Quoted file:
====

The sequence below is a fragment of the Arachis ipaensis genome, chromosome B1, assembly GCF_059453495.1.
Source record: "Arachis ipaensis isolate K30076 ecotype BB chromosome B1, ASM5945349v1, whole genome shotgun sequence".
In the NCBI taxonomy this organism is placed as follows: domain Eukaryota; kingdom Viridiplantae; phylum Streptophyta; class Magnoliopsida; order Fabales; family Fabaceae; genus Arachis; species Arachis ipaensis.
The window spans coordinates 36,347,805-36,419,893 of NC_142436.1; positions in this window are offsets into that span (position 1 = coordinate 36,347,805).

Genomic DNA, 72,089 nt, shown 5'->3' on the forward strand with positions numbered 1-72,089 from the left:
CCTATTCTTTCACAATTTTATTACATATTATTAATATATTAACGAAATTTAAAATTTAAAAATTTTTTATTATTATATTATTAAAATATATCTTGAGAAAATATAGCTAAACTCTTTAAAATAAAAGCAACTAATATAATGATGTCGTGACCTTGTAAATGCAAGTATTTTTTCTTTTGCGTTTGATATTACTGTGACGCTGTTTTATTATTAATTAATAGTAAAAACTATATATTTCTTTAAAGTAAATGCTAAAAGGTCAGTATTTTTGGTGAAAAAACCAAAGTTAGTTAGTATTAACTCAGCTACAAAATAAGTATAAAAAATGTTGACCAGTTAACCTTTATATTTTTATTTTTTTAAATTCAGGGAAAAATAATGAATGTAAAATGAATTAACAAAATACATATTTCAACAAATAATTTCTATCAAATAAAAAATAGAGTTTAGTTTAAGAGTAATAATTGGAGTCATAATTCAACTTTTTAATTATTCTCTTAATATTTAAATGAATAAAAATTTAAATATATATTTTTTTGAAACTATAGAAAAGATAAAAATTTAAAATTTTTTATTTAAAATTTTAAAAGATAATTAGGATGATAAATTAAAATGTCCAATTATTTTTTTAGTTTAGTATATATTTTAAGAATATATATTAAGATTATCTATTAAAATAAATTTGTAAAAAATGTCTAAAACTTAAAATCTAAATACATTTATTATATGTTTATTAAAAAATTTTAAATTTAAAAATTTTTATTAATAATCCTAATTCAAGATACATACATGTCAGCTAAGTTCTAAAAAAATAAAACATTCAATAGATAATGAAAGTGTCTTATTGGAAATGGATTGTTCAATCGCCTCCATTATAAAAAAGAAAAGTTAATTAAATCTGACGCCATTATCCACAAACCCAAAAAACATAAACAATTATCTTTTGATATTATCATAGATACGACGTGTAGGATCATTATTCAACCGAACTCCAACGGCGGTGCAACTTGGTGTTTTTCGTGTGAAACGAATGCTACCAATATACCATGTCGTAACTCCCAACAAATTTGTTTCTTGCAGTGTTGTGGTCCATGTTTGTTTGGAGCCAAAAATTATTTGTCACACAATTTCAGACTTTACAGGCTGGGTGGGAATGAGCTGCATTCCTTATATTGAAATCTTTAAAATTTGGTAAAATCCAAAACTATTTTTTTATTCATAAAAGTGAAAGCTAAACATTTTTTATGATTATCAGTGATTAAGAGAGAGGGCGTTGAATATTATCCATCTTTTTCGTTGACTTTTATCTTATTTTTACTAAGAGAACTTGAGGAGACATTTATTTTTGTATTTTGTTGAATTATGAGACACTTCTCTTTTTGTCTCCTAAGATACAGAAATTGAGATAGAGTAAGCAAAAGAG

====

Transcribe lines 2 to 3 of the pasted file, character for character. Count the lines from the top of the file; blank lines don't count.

Source record: "Arachis ipaensis isolate K30076 ecotype BB chromosome B1, ASM5945349v1, whole genome shotgun sequence".
In the NCBI taxonomy this organism is placed as follows: domain Eukaryota; kingdom Viridiplantae; phylum Streptophyta; class Magnoliopsida; order Fabales; family Fabaceae; genus Arachis; species Arachis ipaensis.